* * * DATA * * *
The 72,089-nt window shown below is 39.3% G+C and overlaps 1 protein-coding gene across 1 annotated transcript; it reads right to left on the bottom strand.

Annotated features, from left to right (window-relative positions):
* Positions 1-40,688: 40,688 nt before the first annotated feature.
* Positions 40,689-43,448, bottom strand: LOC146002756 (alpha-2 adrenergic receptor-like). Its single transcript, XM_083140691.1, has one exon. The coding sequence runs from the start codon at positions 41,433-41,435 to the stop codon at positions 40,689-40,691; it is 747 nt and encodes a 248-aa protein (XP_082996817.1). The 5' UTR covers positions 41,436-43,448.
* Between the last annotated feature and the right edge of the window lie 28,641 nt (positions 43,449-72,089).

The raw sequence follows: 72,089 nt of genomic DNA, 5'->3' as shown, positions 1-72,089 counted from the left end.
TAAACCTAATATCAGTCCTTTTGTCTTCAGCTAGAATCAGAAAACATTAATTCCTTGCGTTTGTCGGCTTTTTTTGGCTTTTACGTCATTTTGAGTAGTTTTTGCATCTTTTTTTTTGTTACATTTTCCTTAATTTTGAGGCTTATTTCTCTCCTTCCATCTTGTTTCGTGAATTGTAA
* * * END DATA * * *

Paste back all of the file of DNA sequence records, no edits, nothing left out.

The 72,089-nt window shown below is 39.3% G+C and overlaps 1 protein-coding gene across 1 annotated transcript; it reads right to left on the bottom strand.

Annotated features, from left to right (window-relative positions):
* Positions 1-40,688: 40,688 nt before the first annotated feature.
* Positions 40,689-43,448, bottom strand: LOC146002756 (alpha-2 adrenergic receptor-like). Its single transcript, XM_083140691.1, has one exon. The coding sequence runs from the start codon at positions 41,433-41,435 to the stop codon at positions 40,689-40,691; it is 747 nt and encodes a 248-aa protein (XP_082996817.1). The 5' UTR covers positions 41,436-43,448.
* Between the last annotated feature and the right edge of the window lie 28,641 nt (positions 43,449-72,089).

The raw sequence follows: 72,089 nt of genomic DNA, 5'->3' as shown, positions 1-72,089 counted from the left end.
TAAACCTAATATCAGTCCTTTTGTCTTCAGCTAGAATCAGAAAACATTAATTCCTTGCGTTTGTCGGCTTTTTTTGGCTTTTACGTCATTTTGAGTAGTTTTTGCATCTTTTTTTTTGTTACATTTTCCTTAATTTTGAGGCTTATTTCTCTCCTTCCATCTTGTTTCGTGAATTGTAA